Meeting addresses issue of graduation venue

July 23, 2008, midnight | By Lauren Kestner | 15 years, 4 months ago

PTSA and Williams commit to holding graduation at Comcast Center

A meeting was held at 7:30 p.m. this Monday in the Blair Student Activity Center (SAC) to discuss graduation venues for the rising senior class. The discussion, led by Principal Darryl Williams and Parent Teacher Student Association (PTSA) co-President Robert Gillette, centered on defining the steps that should be taken to secure a graduation date at the University of Maryland College Park's Comcast Center and reduce the estimated $13,000 expense that Blair would be required to pay for use of the facility. Williams suggested cooperation with Sherwood High School to reduce the cost to both schools as a possible solution.

Parent Teacher Student Association (PTSA) co-President Robert Gillette, left, and Principal Darryl Williams, second from left, lead a discussion on Blair's graduation venue options for next year.  Photo courtesy of Lauren Kestner.

News of the $13,000 fee for graduation ceremonies at the Comcast Center, up from $5,000 this past year, was delineated in a recent Office of School Performance memo written by Stephen L. Bedford, Chief School Performance Officer for Montgomery County Public Schools (MCPS). The four high schools in Montgomery County eligible to use the Comcast Center for graduation ceremonies due to their large graduating classes - Blair, Sherwood, Wootton and Churchill - are required to commit to a graduation venue by July 31, according to the memo.

Sherwood has already committed to using the Comcast Center for graduation ceremonies next year, according to Williams. The arrangement is significant because two graduation ceremonies can be scheduled for the same day at a reduced cost to both schools participating. "I have reached out to principals of the schools eligible to use Comcast and suggested we work together," Williams said after the meeting. "Sherwood and I are trying to have graduation ceremonies on the same day."

The meeting was designed to elicit feedback from the Blair community and determine how the issue should be resolved. Williams opened his speech with an explanation of the measures he will implement to alleviate the cost increases, fielding questions that arose from parents throughout the meeting. "The purpose of the meeting was to hear from parents and the community, especially sponsors and class officers," Williams said later. "We wanted to solicit feedback and discuss the next steps the PTSA leadership and I will take."

Williams indicated that he will meet with Bedford to determine the reason for the cost increase and negotiate a cost reduction. "I think it's worth trying to have a discussion to defray the costs or at least get some reasonable justification for why it's higher," Williams said during the meeting. "I think I'm able to justify why we should have graduation at Comcast at a reduced cost. We're the largest school, and we've used it before - there's no other facility we can use."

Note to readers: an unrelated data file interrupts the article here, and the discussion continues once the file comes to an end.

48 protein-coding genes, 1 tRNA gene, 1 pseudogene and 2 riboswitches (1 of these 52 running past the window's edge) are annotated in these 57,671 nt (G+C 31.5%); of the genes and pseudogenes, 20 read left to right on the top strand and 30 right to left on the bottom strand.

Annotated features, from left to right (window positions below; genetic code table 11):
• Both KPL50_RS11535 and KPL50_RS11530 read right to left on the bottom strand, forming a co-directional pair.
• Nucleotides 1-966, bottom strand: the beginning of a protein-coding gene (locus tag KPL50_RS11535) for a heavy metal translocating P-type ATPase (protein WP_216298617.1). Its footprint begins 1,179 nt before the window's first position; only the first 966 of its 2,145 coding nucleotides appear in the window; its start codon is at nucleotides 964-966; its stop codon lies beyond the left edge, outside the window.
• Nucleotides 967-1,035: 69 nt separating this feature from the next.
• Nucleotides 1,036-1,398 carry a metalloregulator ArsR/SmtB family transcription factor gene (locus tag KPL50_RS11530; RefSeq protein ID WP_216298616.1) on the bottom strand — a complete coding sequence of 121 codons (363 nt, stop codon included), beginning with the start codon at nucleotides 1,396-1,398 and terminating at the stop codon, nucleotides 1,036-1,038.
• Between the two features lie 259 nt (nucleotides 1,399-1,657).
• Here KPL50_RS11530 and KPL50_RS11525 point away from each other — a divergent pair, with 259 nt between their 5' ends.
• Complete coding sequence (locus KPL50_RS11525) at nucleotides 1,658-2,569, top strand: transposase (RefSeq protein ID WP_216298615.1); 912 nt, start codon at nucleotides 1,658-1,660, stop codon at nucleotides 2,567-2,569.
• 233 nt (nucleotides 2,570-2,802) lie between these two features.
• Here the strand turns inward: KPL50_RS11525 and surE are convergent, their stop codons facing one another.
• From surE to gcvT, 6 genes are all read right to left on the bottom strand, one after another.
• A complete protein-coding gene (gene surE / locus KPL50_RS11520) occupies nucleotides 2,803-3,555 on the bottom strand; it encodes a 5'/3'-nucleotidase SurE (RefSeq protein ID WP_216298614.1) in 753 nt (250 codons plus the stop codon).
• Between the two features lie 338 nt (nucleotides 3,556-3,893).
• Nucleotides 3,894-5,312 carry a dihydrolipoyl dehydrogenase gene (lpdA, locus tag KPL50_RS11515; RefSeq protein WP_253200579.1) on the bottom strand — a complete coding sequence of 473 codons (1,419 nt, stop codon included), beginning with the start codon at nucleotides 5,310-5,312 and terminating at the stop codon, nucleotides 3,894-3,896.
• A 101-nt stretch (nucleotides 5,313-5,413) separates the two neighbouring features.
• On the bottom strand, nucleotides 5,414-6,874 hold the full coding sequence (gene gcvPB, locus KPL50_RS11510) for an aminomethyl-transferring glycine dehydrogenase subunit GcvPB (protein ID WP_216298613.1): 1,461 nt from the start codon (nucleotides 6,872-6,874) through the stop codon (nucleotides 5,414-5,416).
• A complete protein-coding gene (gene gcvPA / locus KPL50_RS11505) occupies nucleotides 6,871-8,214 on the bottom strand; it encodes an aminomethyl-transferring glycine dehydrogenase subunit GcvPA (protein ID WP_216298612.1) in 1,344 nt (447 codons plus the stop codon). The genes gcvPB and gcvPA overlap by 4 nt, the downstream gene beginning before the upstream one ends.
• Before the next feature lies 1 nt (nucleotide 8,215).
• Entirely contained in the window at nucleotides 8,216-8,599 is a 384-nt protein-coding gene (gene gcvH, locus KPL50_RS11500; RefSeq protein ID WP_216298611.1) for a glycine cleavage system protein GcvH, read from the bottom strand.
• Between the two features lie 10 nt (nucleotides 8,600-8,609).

Members of the PTSA discussed sending a letter to MCPS expressing the community's desire to secure a graduation date for Blair at the Comcast Center as soon as possible. The PTSA might also advocate a reduction in the $13,000 fee, according to Gillette. "The community has thought reasonably of a range of options, and the preponderance of opinions is in favor of Comcast," Gillette said during the meeting. "We need to set up a deliberate campaign of e-mails and apply pressure to MCPS."

Reserving graduation venues in a timely manner is critical, given that there are so few facilities that can accommodate Blair's graduates and their families. There are no facilities in Montgomery County large enough to house Blair's graduating class, according to Williams. "I have to be proactive to secure dates for facilities outside of Montgomery Country," he said in a later interview. "We are competing with several schools in Prince George's County for use of the Comcast Center."

Alternate venues for Blair's graduation were considered at the meeting and promptly dismissed. The Prince George's Equestrian Center and DAR Constitution Hall in Washington, D.C. were deemed too small for Blair's graduating class. "It's been estimated we can hold 10,000 people at Comcast and only about 3,500 people at DAR. Even if we only had 5,000 people coming, [DAR] would still be too small," incoming PTSA co-President Pete Lafen said during the meeting.

The Jericho City of Praise Church was dismissed on the grounds that many students feel uncomfortable graduating in a religious building. "Jericho is physically a very nice venue, but there are other issues: accessibility and sensitivity to our students and graduating population," Gillette said during the meeting. "One of the things we have to decide is if we want to start bending to what I view as an inequitable practice. We have to decide if we even want to look at alternatives."

The outcome of Blair's appeal to MCPS will impact the school for many years to come, according to Gillette. "We're not making a decision for just this year. Everything we're doing is precedent-setting," he said.

Lauren Kestner. Lauren Kestner loves Trader Joe's chocolates, cheesy television soap operas, summer trips to Lake Anna, coffee ice cream from Coldstone Creamery, hikes at Northwest Branch and shopping at Heritage. Playing soccer for Blair or her MSC club team and running at the gym consumes much … More »

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